The last eight months of the COVID-19 pandemic have tested us as a country, but the coming year presents a seismic opportunity to reset, strengthen and protect the millions of men and women across the country who are sick, vulnerable, and afraid.
A fundamental opportunity for the new Administration is to prioritize, repair, and restore confidence in our public health infrastructure, which has been badly eroded over decades. Establishing uniform expectations about mask-wearing, social distancing, and vaccinations is imperative and critical for health care stakeholders to support. Strengthening our public health infrastructure to administer vaccinations would go a long way toward instilling confidence at the local level. Additionally, empowering public health leaders to deliver science-based information about the pandemic, the importance of vaccines, and how Americans can protect themselves, their families, and their communities would begin to reintroduce the concept of social responsibility, which is fundamental to our democracy.
While addressing the immediate pandemic challenge, it is critically important for leaders in Washington and the states to strengthen all Americans’ access to high-quality care and prioritize affordability, which is a key part of ensuring health care for all Americans is sustainable. As important as getting everyone into the health care system is how they are treated while there.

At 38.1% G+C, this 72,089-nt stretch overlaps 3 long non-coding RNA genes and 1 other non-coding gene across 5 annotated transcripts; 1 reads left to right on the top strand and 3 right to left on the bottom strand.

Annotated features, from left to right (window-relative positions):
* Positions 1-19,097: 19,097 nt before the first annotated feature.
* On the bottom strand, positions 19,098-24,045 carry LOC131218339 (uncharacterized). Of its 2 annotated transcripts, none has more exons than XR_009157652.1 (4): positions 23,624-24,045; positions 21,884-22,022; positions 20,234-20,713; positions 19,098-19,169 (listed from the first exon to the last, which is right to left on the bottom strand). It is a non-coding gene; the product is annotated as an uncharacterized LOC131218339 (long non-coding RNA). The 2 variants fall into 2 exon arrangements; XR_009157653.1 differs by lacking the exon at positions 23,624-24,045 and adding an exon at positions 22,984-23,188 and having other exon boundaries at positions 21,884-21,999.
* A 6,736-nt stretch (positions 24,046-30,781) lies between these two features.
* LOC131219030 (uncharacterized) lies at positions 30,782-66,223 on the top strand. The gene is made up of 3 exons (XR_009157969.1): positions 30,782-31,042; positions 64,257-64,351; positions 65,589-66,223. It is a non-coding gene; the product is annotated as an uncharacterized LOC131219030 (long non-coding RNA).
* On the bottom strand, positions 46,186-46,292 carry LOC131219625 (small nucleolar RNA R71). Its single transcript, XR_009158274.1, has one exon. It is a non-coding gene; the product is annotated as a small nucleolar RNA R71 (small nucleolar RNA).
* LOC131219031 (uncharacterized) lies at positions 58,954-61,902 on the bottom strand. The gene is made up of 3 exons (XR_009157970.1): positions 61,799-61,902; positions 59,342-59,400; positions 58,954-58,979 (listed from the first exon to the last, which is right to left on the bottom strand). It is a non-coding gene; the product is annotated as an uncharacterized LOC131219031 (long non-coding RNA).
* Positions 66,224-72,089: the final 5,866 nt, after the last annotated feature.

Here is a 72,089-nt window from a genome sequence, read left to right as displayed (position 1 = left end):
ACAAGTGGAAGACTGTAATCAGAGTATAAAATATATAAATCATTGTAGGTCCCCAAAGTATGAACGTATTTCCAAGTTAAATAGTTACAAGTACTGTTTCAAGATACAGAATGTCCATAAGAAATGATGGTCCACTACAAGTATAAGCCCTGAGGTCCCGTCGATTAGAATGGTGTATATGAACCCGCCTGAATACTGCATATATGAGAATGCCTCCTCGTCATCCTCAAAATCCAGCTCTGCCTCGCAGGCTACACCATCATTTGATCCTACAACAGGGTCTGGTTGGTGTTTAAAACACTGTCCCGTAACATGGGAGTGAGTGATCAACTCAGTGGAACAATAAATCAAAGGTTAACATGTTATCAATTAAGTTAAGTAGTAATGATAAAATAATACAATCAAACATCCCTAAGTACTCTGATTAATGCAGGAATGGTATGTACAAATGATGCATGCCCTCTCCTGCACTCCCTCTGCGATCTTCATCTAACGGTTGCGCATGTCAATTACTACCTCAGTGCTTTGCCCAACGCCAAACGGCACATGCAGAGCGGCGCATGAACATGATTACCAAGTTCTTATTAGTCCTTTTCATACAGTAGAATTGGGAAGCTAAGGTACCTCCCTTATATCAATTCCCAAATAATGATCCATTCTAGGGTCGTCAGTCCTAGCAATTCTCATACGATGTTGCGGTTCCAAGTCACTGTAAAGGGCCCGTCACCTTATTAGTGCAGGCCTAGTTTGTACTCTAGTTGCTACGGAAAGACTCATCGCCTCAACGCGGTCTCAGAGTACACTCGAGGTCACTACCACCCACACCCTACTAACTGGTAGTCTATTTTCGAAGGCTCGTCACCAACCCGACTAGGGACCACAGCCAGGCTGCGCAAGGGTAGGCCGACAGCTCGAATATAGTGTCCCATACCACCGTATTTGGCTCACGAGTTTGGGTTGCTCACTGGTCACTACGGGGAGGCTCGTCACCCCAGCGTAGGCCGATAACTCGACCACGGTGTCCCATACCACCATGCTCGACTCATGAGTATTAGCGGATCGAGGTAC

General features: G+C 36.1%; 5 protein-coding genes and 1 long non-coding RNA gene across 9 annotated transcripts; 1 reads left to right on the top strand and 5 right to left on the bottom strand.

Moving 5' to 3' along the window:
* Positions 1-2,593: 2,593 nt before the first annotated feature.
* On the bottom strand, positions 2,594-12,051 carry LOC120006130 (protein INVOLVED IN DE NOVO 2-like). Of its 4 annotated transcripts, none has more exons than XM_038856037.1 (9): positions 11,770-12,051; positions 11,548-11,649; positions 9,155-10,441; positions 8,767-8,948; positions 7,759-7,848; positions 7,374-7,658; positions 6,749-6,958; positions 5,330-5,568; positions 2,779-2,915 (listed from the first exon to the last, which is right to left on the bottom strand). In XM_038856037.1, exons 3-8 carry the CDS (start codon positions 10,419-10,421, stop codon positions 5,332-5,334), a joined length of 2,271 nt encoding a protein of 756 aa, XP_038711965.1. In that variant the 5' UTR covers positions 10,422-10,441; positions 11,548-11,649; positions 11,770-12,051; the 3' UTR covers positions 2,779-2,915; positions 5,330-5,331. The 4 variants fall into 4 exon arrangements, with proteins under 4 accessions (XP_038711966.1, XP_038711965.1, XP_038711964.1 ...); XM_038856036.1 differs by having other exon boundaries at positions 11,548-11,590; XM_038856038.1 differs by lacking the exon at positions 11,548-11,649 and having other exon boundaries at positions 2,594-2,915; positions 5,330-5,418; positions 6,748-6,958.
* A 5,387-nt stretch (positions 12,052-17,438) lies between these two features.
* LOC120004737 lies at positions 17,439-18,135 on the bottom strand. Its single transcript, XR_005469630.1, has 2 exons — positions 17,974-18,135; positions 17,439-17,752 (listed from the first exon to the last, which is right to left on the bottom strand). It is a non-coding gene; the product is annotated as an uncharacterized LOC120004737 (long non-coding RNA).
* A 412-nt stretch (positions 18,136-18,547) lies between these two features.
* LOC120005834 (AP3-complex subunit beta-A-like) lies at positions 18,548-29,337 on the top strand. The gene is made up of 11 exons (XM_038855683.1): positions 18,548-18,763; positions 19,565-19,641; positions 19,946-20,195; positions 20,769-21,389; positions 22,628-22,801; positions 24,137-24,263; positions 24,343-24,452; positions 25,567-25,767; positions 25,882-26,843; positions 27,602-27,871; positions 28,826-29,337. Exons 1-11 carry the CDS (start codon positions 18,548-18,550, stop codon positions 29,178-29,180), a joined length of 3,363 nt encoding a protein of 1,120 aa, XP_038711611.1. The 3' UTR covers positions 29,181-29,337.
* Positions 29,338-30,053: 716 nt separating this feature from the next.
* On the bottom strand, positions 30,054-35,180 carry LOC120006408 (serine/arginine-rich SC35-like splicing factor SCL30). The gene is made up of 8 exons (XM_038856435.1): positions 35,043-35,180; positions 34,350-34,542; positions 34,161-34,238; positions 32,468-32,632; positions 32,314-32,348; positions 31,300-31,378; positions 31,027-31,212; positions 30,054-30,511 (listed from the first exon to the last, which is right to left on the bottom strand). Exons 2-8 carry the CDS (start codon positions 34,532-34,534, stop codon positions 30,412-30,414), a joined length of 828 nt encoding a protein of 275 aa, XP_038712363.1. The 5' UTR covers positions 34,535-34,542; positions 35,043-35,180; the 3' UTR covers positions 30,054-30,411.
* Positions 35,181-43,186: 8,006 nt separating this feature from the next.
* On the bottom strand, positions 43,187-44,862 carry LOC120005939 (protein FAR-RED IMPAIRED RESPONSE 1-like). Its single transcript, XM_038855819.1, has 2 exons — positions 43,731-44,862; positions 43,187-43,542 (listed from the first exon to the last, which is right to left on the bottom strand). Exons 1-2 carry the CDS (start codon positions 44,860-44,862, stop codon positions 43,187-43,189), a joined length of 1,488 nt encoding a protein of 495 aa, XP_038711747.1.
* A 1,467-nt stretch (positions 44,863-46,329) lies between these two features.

Recent administration actions to roll back nondiscrimination protections should be repealed along with regulations that currently give immigration authorities the ability to deny applications for green cards and visas to individuals who have used Medicaid and other public assistance programs. As a country and as health care organizations, we should be encouraging individuals to seek primary care now to avoid expensive, catastrophic care later. At the same time, the country needs to commit to rooting out conscious and unconscious bias throughout the health care system.
A final area now essential to ensuring individual access to care is digital connectivity. We know that communities where people who have high health care disparities are living on the wrong side of the digital divide. Black and Hispanic/Latinx households have fewer devices and often lack access to a reliable internet connection. As we consider broadening health care access and convenience with digital tools, it is important that key populations are not left behind. This challenge should be considered to ensure universal access as part of an infrastructure repair bill. We need to look upon digital access as a key social determinant of health and take action to bridge the digital divide.
The next few months will mark a turning point, as the new Administration begins unveiling its health care agenda. All stakeholders should view this period as an opportunity to reset the nation’s priorities and to contribute to a better and more equitable health care system for all Americans.